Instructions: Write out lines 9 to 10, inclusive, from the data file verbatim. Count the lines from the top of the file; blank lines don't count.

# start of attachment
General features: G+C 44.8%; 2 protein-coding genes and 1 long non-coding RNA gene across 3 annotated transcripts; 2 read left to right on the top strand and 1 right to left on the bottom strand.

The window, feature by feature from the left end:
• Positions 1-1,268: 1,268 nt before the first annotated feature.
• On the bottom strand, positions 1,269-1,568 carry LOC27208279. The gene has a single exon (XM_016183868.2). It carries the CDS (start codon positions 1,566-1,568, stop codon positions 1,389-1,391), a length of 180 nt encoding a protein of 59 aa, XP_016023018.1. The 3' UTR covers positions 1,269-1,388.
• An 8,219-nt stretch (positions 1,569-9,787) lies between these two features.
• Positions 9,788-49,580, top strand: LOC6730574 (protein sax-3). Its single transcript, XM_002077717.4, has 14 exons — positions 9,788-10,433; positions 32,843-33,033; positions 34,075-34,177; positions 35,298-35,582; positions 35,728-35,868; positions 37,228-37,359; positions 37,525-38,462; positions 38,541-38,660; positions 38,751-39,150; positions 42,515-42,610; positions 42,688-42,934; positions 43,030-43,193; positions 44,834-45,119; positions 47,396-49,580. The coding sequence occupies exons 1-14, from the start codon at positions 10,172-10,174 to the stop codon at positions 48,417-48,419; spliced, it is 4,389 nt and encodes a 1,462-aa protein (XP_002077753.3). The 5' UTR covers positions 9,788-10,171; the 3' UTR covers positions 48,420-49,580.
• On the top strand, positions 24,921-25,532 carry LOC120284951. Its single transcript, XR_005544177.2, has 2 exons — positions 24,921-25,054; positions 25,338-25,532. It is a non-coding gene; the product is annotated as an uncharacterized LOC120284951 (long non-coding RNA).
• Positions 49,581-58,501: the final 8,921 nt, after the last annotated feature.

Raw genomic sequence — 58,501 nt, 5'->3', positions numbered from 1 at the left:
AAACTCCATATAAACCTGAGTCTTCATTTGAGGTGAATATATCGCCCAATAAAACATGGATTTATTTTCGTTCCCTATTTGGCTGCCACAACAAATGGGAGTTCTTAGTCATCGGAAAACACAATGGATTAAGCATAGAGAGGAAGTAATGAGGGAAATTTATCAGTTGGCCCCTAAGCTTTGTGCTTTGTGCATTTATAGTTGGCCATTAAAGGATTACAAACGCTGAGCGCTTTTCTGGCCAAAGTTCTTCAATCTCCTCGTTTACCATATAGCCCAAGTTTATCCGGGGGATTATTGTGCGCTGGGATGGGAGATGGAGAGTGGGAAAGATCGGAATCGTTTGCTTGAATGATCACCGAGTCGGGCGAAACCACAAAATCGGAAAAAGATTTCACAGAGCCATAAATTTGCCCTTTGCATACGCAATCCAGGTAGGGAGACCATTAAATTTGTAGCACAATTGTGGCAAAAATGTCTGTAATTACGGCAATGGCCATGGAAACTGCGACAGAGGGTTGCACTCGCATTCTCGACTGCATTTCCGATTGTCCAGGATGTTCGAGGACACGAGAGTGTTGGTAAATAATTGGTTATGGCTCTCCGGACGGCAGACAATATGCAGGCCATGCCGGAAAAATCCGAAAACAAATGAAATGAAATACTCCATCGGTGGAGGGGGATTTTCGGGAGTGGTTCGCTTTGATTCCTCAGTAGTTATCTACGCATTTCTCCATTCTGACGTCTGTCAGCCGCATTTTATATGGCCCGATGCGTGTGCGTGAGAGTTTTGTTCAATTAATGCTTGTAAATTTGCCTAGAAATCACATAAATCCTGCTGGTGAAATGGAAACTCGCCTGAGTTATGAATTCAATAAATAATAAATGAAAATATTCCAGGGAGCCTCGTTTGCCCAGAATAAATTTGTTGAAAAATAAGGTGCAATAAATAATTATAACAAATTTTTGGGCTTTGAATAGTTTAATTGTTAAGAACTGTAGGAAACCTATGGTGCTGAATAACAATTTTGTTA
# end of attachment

Raw genomic sequence — 58,501 nt, 5'->3', positions numbered from 1 at the left:
AAACTCCATATAAACCTGAGTCTTCATTTGAGGTGAATATATCGCCCAATAAAACATGGATTTATTTTCGTTCCCTATTTGGCTGCCACAACAAATGGGAGTTCTTAGTCATCGGAAAACACAATGGATTAAGCATAGAGAGGAAGTAATGAGGGAAATTTATCAGTTGGCCCCTAAGCTTTGTGCTTTGTGCATTTATAGTTGGCCATTAAAGGATTACAAACGCTGAGCGCTTTTCTGGCCAAAGTTCTTCAATCTCCTCGTTTACCATATAGCCCAAGTTTATCCGGGGGATTATTGTGCGCTGGGATGGGAGATGGAGAGTGGGAAAGATCGGAATCGTTTGCTTGAATGATCACCGAGTCGGGCGAAACCACAAAATCGGAAAAAGATTTCACAGAGCCATAAATTTGCCCTTTGCATACGCAATCCAGGTAGGGAGACCATTAAATTTGTAGCACAATTGTGGCAAAAATGTCTGTAATTACGGCAATGGCCATGGAAACTGCGACAGAGGGTTGCACTCGCATTCTCGACTGCATTTCCGATTGTCCAGGATGTTCGAGGACACGAGAGTGTTGGTAAATAATTGGTTATGGCTCTCCGGACGGCAGACAATATGCAGGCCATGCCGGAAAAATCCGAAAACAAATGAAATGAAATACTCCATCGGTGGAGGGGGATTTTCGGGAGTGGTTCGCTTTGATTCCTCAGTAGTTATCTACGCATTTCTCCATTCTGACGTCTGTCAGCCGCATTTTATATGGCCCGATGCGTGTGCGTGAGAGTTTTGTTCAATTAATGCTTGTAAATTTGCCTAGAAATCACATAAATCCTGCTGGTGAAATGGAAACTCGCCTGAGTTATGAATTCAATAAATAATAAATGAAAATATTCCAGGGAGCCTCGTTTGCCCAGAATAAATTTGTTGAAAAATAAGGTGCAATAAATAATTATAACAAATTTTTGGGCTTTGAATAGTTTAATTGTTAAGAACTGTAGGAAACCTATGGTGCTGAATAACAATTTTGTTA